ISSN (Print) - 0012-9976 | ISSN (Online) - 2349-8846

A+| A| A-

Who Are Behind India's Asarams?

The way godmen and godwomen are thriving, with an influential section of their followers in the executive, the legislature and the judiciary, and even in premier scientific and technological establishments, the Constitution's hope of the inculcation of "scientifi c temper" lies shattered. The assassination of Narendra Dabholkar, a rationalist devoted to the eradication of superstition, on the one hand, and the roaring "success", until very recently, of the self-proclaimed godman Asaram "Bapu" in spreading unfounded beliefs, on the other, are pointers in this regard.

It is over a month since Narendra Dabholkar was gunned down in Pune. Despite the nationwide outrage over this shocking incident, there is absolutely no progress made by the Maharashtra police in apprehending the culprits. In my immediate reaction, in an article entitled “Dabholkar Is Done a Gandhi”, I concluded with a cynical prophesy that we would never get hold of Nathuram this time. It did not require clairvoyance or divine prowess to predict that Dabholkar’s murderers will not be caught. The police claim to have completed enquiries of over 2,000 persons, at an incredible rate of some 80 persons a day, and have almost concluded that the culprits have not left any clues.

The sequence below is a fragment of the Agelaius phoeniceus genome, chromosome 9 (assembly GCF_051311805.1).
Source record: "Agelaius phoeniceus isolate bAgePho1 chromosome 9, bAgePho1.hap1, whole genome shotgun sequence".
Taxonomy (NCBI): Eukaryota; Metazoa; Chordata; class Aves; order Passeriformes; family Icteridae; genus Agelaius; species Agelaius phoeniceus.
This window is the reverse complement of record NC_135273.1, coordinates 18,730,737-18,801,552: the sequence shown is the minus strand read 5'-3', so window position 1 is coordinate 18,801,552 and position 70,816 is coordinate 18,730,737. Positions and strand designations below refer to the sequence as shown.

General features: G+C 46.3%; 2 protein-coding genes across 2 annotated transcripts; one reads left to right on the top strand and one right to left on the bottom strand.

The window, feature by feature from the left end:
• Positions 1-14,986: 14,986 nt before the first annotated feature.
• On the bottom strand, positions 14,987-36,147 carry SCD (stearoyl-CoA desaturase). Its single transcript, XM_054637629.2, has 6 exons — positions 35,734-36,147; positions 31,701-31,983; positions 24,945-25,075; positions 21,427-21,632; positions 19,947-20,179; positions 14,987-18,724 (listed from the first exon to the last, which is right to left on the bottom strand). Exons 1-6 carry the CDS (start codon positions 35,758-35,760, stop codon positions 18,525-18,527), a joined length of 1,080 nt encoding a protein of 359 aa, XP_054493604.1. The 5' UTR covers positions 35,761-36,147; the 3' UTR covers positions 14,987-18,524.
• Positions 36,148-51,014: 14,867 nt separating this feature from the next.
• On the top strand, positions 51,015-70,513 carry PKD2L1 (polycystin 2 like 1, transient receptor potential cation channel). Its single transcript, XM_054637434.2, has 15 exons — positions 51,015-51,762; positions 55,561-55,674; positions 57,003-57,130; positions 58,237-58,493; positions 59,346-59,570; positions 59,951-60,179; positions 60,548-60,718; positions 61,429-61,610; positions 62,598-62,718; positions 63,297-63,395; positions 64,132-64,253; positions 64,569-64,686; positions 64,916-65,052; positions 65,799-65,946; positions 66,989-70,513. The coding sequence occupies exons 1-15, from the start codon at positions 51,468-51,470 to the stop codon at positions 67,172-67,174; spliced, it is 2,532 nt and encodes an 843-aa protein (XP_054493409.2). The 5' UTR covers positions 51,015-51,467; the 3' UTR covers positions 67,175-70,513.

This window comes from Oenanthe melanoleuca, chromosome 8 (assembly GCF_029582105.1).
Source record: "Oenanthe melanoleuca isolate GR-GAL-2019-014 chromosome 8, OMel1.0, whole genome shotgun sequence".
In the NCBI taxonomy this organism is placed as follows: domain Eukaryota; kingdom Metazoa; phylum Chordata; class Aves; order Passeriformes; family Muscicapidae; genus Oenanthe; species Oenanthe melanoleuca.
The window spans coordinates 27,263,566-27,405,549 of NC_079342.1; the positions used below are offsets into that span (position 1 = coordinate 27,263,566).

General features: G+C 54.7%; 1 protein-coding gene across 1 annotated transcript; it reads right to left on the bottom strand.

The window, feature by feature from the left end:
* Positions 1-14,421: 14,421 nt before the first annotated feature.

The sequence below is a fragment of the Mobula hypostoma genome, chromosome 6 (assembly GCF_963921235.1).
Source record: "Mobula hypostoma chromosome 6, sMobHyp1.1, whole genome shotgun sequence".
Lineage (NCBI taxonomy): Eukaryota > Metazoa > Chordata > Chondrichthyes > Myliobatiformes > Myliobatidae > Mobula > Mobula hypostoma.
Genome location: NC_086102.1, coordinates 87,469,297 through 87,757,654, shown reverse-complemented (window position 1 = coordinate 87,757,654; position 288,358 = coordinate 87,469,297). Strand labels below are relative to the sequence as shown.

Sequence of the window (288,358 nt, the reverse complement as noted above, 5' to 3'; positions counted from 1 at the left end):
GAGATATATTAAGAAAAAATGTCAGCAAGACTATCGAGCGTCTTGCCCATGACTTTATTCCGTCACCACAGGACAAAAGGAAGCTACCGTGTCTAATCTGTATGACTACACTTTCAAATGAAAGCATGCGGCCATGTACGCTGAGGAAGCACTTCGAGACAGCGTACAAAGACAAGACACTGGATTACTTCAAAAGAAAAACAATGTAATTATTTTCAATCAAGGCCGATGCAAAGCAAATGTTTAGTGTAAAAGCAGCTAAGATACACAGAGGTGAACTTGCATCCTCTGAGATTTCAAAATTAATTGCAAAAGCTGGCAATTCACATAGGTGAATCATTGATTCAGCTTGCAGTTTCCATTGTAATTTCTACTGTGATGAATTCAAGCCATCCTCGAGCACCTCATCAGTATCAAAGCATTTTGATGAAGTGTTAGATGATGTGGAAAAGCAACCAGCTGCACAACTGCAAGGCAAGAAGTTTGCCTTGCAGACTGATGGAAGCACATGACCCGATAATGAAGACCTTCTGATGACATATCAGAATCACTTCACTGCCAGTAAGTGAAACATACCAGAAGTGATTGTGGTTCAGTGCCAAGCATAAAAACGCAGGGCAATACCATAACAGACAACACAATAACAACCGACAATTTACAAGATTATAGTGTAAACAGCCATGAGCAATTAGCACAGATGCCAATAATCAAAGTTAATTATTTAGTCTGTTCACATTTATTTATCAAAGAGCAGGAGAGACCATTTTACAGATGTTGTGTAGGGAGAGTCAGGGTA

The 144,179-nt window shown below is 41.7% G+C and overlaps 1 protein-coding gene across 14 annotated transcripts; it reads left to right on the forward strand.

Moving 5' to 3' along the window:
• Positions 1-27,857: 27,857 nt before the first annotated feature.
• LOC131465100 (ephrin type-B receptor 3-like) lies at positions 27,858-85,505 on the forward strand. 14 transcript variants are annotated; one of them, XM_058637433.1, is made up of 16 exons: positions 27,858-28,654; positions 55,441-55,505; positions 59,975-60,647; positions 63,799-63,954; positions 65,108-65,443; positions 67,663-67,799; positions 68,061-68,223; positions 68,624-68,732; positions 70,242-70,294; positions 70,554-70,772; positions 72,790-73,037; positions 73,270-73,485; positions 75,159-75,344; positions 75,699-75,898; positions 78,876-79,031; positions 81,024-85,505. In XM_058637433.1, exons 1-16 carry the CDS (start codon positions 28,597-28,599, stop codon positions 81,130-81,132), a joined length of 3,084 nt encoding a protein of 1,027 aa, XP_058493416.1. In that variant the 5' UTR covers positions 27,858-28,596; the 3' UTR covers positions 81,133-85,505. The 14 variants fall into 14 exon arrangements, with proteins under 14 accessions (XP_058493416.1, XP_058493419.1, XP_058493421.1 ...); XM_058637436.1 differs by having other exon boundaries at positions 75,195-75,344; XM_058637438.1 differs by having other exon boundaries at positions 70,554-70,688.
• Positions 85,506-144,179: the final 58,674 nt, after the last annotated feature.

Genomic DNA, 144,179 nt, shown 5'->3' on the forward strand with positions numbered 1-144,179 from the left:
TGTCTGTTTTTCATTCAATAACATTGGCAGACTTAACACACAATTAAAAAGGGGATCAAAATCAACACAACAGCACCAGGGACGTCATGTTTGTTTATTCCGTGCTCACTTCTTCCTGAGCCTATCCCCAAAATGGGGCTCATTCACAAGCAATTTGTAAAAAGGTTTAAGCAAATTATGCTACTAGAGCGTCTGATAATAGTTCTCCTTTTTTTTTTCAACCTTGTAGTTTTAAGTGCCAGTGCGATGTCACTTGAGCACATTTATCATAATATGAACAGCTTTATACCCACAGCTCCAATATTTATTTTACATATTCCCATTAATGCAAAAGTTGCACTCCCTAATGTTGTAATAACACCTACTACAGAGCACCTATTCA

As those who are familiar with his work on the eradication of superstition know, Dabholkar was killed because of his stubborn opposition to the fraudsters, claiming to possess divine and mystic power, who exploited the gullible masses. Moreover, he was openly opposed by the sanatani Hindus who sided with these fraudsters as part of their religion and condemned him as their dharma shatru. In their temerity, they justified his murder as the karmaphal (fruit of his karma) and continue spewing venom against him even to this day.

Dear reader,

To continue reading, become a subscriber.

Explore our attractive subscription offers.

Click here

Comments

(-) Hide

EPW looks forward to your comments. Please note that comments are moderated as per our comments policy. They may take some time to appear. A comment, if suitable, may be selected for publication in the Letters pages of EPW.

Back to Top